Hangi chef Rewi Spraggon brings his tradition to the masses

by Kate Richards / 11 October, 2017
Photography by Michael Lewis

Pit stop

Keeping a close eye on his hāngī pit at home in Te Henga, Rewi Spraggon is cooking up a plan to bring traditional Māori cuisine to the masses.

What can’t you cook in a hāngī? The answer, according to hāngī master Rewi Spraggon, is almost nothing. His goal – to have every New Zealander enjoying nutritious, hāngī-cooked food more often – has seen him cook everything from lasagna to hokey pokey underground. He’s about to start production on a new show for Māori TV called The Hāngī Master, make a high-profile appearance at the Taste of Auckland festival, and open a food truck on Queens Wharf, all alongside the regular hāngī and carving workshops (yes, he’s also a carver) he hosts at his home at Te Henga. But the good-looking 50-something seems unfazed (and un-aged) by all this work. His biggest question is simultaneously straightforward and seriously complex: how can he help New Zealanders eat better?

Spraggon holds hāngī stones; some of the stones he uses were passed down from his grandfather.

Spraggon’s enthusiasm for hāngī “starts off with my father, who was taught by my grandfather,” he says. In fact, he still uses some of his granddad’s hāngī stones to cook with. His father, one of 18 children, “was always in charge of the hāngī,” Spraggon explains.

He assumed a similar role among his siblings, a chief cook persona he brings to every interaction. When I ignorantly ask what makes a good hāngī spot, he relishes the opportunity to school me. “Look, there’s a whole way to do a hāngī, from where you can light it and so on,” he says. “He [my grandfather] would assess the place, make sure there’s no water coming down the hill or you know... it’s all year round, so you could be cooking in a blizzard like I was the other day [at Wellington on a Plate], or in the middle of summer when there’s a fire restriction, and you still have to feed 400 people.” Weather, terrain, venue, and tapu are all serious considerations.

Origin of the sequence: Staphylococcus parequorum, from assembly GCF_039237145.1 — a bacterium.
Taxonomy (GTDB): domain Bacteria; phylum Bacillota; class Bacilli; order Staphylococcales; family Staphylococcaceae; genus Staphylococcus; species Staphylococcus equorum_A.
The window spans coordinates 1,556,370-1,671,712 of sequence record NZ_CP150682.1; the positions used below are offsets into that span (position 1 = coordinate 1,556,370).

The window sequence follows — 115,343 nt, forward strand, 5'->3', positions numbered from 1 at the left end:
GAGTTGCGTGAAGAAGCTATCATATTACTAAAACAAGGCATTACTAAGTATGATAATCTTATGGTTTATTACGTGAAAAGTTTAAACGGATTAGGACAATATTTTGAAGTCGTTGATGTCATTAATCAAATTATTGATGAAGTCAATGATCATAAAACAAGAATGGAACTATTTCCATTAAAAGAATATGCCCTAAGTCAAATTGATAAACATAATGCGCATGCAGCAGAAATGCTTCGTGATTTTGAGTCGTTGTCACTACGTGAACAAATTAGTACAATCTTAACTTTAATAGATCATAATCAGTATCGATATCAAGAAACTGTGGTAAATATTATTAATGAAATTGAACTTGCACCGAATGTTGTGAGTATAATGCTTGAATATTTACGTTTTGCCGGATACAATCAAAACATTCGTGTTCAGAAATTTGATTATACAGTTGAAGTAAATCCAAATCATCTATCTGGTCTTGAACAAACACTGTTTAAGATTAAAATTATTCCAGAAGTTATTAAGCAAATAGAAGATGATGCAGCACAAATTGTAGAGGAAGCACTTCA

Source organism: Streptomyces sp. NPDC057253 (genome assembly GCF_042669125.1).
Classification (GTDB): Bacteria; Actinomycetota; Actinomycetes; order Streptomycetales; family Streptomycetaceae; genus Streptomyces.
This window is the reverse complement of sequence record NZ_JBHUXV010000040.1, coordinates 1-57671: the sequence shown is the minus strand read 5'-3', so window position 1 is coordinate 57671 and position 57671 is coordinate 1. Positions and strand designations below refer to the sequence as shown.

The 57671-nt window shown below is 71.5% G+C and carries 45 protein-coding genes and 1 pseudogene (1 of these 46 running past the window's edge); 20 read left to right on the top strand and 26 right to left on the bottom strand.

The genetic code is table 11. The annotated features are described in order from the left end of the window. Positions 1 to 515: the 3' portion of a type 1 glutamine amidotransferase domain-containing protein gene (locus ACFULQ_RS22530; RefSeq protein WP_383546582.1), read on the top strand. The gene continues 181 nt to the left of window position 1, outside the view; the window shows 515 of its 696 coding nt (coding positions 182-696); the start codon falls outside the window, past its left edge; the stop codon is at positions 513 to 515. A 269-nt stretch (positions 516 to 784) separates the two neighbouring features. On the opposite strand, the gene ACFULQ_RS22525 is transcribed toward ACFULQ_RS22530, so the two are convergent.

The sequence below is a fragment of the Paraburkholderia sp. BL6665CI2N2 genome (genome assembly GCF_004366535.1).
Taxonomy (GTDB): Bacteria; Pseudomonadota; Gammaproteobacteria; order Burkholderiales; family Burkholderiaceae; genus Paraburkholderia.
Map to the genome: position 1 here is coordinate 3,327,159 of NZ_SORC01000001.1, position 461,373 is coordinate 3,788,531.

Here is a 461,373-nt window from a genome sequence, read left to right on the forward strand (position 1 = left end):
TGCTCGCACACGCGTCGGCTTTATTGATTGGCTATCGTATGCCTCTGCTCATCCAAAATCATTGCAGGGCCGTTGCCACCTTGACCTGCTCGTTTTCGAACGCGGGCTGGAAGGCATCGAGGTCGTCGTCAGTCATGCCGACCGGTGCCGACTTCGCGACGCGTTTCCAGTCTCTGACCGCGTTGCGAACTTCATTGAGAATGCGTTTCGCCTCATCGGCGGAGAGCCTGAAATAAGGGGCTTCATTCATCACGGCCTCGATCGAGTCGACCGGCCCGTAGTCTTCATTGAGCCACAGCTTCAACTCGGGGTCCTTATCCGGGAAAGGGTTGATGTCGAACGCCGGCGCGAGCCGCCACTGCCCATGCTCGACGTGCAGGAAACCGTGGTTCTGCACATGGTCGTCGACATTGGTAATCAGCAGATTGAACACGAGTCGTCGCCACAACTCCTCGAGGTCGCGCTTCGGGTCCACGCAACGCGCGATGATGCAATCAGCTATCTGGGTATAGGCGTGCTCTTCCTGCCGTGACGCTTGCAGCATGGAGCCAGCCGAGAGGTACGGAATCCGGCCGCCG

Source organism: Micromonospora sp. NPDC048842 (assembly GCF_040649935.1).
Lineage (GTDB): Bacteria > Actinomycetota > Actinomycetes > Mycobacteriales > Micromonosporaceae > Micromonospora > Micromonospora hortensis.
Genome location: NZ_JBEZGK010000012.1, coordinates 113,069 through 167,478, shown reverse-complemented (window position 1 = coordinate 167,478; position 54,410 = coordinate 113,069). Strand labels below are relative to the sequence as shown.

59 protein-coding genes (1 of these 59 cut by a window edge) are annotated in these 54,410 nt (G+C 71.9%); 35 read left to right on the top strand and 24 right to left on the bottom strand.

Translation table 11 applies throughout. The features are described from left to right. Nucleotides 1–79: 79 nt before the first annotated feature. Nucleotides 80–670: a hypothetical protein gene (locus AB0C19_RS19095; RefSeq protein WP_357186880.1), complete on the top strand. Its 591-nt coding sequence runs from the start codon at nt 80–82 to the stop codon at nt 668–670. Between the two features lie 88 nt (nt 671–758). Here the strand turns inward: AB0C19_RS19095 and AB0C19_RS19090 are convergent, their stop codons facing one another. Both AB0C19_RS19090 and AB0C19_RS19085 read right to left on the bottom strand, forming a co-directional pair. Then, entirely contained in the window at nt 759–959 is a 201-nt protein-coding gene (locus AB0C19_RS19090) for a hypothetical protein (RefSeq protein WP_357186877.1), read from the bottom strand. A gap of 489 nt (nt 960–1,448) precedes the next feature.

Spraggon says cooking in a formal restaurant environment is very different to the “Māori way” of cooking, where unpredictability in terms of numbers and control create challenges. The head cook at a marae might know that lunch is at one o’clock, or that dinner has to be ready at 5pm, but they probably won’t know how many people they’re cooking for. At a days-long tangi, 400 people could show up one day, and 600-plus the next, and they all need feeding. A chef needs to plan for this.

Left: Cooked food is unearthed after hours underground. Right: Spraggon carves pork for service.

There’s another thing – the near-impossible challenge of controlling the heat in the hāngī pit. “Any chef can just go into their kitchen, turn on the oven and in 20 minutes they’re cooking,” says Spraggon. “In a hāngī situation, it’s going to take at least six hours before you get to that 20-minute mark and it’s time to put the food in.” Pits like the one at Spraggon’s Te Henga home have to reach temperatures of around 700 degrees Celsius before they’re ready to cook in, because they don’t act like conventional ovens. Essentially, a hāngī pit is a steam oven, where the food within absorbs the heat of the rocks while they slowly cool.

There’s a very small window of opportunity for planning when cooking this way, because once the fire that heats the stones comes out and the baskets go down, it’s a waiting game: dinner won’t be pulled up for hours. After estimating how many guests he’ll have, a hāngī master needs to get a grasp on ratios. If he’s good, he’ll know that brisket loses 20 percent mass to shrinkage, that mutton and lamb might lose 10 percent, and that chicken will lose almost 30 percent. He will need to be able to prep accordingly. If he’s cooking for 600, there’s going to be red and white meats cooking with shellfish, vegetables and puddings, all of them with different cooking times.